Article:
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Molecular genotyping of bacillus anthracis strains from Georgia and northeastern part of Turkey

Khmaladze, E, Su, W, Zghenti, E, Buyuk, F, Sahin, M, Nicolich,MP, MP, Baillie, Les, Obiso, R and Kotorashvili, A 2017. Molecular genotyping of bacillus anthracis strains from Georgia and northeastern part of Turkey. Journal of Bacteriology and Mycology 4 (3)

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Abstract

Bacillus anthracis is the causal agent of anthrax and has a history of use as a biological weapon. Anthrax cases occur worldwide and the disease is endemic in certain regions. Here we describe a study of the genetic diversity of B. anthracis strains in two endemic areas: The country of Georgia and the Kars region of Turkey. Thirty Turkish isolates and thirty Georgian isolates were subjected to Single Nucleotide Polymorphism (SNP) sub typing, followed by higher-resolution genotyping using 25-loci variable-number tandem repeat analysis (MLVA-25). Canonical SNP typing indicated that Turkish strains belonged to both the A.Br.003 linage and the Australian 94 lineage. In light of a recent analysis that placed the majority of Georgian B. anthracis isolates in one phylogenetic group, we screened the Turkish strains using a previously developed Georgian SNP panel. Minimal diversity was observed among the Kars strains within the Georgian SNP lineage: all 30 of these strains grouped with A.Br.026, ten strains were derived from A.Br.028, and only two isolates belonged to A.Br.029. According to the results of MLVA-25 genotyping, all 30 Turkish strains belong to two clusters. Cluster A is more diverse than cluster B. Our results suggest that B. anthracis strains originating from Georgia and the northeastern part of Turkey are genetically interrelated, which could be explained by the geographic proximity of the countries.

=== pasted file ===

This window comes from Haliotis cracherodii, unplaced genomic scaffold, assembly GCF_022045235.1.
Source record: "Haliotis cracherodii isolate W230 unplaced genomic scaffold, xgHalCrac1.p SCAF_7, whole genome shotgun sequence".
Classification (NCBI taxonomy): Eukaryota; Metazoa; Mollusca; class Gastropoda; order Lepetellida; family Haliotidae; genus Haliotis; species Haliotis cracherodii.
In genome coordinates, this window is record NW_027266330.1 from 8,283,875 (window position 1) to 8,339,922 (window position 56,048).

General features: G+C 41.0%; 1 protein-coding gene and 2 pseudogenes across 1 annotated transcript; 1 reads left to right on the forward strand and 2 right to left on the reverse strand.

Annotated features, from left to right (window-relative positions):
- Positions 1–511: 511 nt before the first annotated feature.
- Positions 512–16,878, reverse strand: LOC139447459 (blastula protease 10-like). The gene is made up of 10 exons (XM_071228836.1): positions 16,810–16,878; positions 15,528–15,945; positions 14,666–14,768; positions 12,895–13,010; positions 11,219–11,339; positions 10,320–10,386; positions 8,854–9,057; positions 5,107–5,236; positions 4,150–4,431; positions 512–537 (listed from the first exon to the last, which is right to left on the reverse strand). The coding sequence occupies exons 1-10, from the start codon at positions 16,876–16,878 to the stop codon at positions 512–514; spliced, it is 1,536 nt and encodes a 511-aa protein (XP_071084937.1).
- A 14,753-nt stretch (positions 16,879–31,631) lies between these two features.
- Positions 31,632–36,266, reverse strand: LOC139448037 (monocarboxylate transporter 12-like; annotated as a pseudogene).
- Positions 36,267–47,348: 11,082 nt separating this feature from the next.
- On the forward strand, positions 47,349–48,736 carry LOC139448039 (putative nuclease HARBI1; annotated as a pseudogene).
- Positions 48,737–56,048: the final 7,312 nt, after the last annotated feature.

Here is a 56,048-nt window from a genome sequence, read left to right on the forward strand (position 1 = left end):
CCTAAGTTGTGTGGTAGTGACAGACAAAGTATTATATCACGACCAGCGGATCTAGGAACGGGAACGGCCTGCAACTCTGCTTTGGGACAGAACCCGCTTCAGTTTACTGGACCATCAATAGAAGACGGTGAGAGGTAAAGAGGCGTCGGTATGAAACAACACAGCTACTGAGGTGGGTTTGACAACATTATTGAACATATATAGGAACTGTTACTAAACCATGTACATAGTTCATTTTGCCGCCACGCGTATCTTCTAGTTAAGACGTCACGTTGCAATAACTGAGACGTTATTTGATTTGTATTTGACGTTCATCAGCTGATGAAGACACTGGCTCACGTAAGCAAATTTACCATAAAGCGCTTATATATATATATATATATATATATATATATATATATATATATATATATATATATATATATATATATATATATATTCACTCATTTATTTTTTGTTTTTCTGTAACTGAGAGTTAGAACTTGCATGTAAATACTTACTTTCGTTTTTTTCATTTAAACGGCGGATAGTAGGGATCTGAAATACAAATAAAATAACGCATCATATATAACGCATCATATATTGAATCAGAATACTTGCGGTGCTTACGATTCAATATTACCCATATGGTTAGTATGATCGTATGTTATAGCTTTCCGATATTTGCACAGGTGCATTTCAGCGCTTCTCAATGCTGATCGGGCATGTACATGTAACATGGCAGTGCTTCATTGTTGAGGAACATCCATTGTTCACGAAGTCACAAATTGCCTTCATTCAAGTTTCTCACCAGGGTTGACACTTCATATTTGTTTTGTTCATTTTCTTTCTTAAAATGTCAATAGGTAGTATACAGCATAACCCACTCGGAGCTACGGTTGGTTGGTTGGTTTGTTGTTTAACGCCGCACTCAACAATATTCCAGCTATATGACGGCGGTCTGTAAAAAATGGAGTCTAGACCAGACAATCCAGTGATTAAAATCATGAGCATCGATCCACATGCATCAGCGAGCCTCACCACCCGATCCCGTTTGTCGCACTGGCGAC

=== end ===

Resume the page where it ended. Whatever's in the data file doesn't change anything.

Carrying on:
Item Type: Article
Date Type: Publication
Status: Published
Schools: Pharmacy
Publisher: Austin Publishing Group
ISSN: 2471-0172
Date of First Compliant Deposit: 13 October 2017
Date of Acceptance: 30 August 2017
Last Modified: 17 Oct 2017 10:28
URI: http://orca.cf.ac.uk/id/eprint/105523

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